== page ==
There is a Supreme Court decision involving the National firearms act that was decided in 1968. In that case, US v Haynes, Miles Edward Haynes appealed his conviction for unlawful possession of an unregistered short-barreled shotgun. His argument was ingenious: since he was a convicted felon at the time he was arrested on the shotgun charge, he could not legally possess a firearm. Haynes further argued that for a convicted felon to register a gun, especially a short-barreled shotgun, was effectively an announcement to the government that he was breaking the law. If he did register it, as 26 U.S.C. sec.5841 required, he was incriminating himself; but if he did not register it, the government would punish him for possessing an unregistered firearm — a violation of 26 U.S.C. sec.5851. Consequently, his Fifth Amendment protection against self- incrimination (“No person… shall be compelled in any criminal case to be a witness against himself”) was being violated — he would be punished if he registered it, and punished if he did not register it.

The Supreme Court agreed:

We hold that a proper claim of the constitutional privilege against self-incrimination provides a full defense to prosecutions either for failure to register a firearm under sec.5841 or for possession of an unregistered firearm under sec.5851.

Later that same year, in the Ohio case State v. Schutzler (1969), Gale Leroy Schutzler attempted to quash an indictment for failure to register a submachine gun in accordance with O.R.C. sec.2923.04, which required registration of automatic weapons. At the original trial, Schutzler argued that the registration requirement violated his Fifth Amendment rights, based on Haynes. On appeal, the Court of Common Pleas did not agree with any of Schutzler’s arguments, including his citation of the Fifth Amendment. Where the Haynes decision was based on the fact that Haynes was an ex-felon, and therefore his possession of a sawed-off shotgun was illegal, Schutzler was not breaking the law by possession; his only violation of the law was his failure to register the submachine gun and post a $5000 bond. Had he been an ex-felon, the Haynes decision would have protected him. Because he was not a convicted criminal, he did not receive the benefit of the Fifth Amendment’s protection.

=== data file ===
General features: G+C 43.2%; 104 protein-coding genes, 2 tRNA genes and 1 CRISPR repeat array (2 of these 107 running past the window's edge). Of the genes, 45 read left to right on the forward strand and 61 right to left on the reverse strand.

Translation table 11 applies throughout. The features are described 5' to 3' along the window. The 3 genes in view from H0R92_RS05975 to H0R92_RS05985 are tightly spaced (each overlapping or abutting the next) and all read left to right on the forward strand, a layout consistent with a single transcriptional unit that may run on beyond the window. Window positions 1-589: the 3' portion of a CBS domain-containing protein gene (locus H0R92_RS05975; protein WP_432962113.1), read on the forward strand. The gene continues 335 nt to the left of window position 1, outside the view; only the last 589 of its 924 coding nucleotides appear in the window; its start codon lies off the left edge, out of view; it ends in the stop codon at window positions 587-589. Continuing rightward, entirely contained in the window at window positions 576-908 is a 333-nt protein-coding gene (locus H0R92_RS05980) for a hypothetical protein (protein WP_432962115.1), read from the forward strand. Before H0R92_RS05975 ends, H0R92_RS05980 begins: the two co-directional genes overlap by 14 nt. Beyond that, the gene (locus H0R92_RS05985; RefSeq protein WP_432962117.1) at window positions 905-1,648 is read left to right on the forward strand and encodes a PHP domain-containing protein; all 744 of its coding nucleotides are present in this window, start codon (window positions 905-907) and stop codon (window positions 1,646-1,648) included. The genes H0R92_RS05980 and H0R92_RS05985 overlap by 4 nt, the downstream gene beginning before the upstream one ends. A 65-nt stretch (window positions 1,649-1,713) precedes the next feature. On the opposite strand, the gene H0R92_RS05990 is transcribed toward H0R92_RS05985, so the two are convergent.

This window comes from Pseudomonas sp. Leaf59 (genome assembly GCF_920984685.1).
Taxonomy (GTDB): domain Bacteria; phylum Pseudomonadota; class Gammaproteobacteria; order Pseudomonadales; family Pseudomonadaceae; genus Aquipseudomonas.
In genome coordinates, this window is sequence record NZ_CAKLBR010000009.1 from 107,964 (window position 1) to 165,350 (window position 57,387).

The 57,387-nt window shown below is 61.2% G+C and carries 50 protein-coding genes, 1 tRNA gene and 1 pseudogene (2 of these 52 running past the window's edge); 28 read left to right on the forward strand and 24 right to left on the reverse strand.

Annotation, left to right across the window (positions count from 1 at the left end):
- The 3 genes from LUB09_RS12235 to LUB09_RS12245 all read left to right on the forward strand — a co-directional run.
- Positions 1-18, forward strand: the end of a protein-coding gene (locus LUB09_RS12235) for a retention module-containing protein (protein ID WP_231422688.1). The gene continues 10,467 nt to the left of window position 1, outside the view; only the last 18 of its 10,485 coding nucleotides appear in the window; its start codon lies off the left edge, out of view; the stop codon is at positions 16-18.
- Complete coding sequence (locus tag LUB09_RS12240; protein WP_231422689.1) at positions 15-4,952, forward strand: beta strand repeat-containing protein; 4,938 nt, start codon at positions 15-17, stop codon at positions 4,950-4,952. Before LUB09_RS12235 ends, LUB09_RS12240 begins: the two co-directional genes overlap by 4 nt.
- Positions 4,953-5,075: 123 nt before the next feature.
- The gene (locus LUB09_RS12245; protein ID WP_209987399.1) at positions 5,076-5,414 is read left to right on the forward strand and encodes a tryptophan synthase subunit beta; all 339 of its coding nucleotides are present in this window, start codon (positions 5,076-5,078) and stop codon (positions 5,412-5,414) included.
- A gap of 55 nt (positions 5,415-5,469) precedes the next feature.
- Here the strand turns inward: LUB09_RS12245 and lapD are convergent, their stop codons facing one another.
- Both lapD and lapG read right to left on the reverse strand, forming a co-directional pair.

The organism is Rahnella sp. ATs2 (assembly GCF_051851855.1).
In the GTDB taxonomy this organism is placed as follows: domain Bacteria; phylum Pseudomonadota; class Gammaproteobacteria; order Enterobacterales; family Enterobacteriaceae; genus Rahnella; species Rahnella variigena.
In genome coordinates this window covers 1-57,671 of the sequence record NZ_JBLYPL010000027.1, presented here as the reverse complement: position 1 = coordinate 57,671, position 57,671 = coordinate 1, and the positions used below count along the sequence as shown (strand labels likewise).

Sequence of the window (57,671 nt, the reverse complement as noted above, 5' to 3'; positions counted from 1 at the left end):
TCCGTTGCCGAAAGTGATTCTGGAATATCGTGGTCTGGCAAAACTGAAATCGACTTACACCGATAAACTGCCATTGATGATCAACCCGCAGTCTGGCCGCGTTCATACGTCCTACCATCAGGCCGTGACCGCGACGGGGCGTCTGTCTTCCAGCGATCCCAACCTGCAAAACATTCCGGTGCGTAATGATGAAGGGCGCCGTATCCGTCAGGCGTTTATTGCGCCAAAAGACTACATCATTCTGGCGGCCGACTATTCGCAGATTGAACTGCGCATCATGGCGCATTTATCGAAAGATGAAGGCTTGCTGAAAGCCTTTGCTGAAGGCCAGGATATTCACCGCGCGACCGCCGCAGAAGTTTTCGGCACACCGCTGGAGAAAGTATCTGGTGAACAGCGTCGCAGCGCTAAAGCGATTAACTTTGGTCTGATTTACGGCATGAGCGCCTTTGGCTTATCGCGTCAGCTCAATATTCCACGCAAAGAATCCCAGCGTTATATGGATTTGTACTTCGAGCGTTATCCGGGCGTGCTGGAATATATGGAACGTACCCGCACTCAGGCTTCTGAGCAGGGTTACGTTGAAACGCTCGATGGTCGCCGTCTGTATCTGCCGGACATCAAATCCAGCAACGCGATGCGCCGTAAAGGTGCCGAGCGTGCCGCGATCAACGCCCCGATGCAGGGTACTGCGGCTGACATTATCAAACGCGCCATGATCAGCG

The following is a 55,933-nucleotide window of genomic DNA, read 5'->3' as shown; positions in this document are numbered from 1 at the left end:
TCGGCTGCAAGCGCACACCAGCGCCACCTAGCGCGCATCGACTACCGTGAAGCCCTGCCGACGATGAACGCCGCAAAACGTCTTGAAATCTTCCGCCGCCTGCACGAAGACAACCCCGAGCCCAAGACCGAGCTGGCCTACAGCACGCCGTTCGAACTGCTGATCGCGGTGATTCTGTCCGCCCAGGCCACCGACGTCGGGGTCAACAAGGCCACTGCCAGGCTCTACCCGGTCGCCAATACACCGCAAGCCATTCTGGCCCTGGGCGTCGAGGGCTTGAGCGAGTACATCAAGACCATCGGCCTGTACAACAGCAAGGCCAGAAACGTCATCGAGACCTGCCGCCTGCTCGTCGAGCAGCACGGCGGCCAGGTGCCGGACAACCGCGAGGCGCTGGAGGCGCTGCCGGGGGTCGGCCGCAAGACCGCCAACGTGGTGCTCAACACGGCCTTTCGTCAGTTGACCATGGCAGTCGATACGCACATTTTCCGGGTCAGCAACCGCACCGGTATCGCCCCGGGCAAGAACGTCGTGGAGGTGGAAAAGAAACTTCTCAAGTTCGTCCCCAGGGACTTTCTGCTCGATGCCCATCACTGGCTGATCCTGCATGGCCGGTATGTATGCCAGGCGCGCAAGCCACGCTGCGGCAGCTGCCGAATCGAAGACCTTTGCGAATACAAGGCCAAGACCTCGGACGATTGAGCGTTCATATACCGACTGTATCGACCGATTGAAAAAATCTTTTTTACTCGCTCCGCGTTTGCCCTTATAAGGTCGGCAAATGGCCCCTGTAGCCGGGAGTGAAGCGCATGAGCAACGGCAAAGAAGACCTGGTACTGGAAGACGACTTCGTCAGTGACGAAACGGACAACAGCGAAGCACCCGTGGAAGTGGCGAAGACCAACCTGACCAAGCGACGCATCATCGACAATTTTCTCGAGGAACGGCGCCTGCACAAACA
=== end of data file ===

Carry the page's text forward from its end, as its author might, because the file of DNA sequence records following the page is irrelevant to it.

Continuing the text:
The law in the United States (18 USC 922(o)) is that all machine guns (defined as any gun which fires more than one shot per operation of the trigger) must be registered with the Federal Government, and a $200 tax paid upon transferring it to a new owner. However, Congress has also refused to allow anyone to transfer a machine gun that was not already legally possessed prior to May 19, 1986.

How is this applicable today? Well, the courts ruled that Haynes had no way to legally escape his quandry: He was in possession of a sawed off shotgun, and whether her registered it or not, he would run afoul of the law. A person who was not a convicted felon could escape self incrimination merely by registering his weapon and paying the fee. The place where Haynes found himself is the exact position that a person who owns a machine gun manufactured after May 19, 1986 finds himself: If he registers the weapon, he incriminates himself, and if he fails to register the weapon, he is still guilty of a crime.

I wonder if any lawyers have looked at this one…

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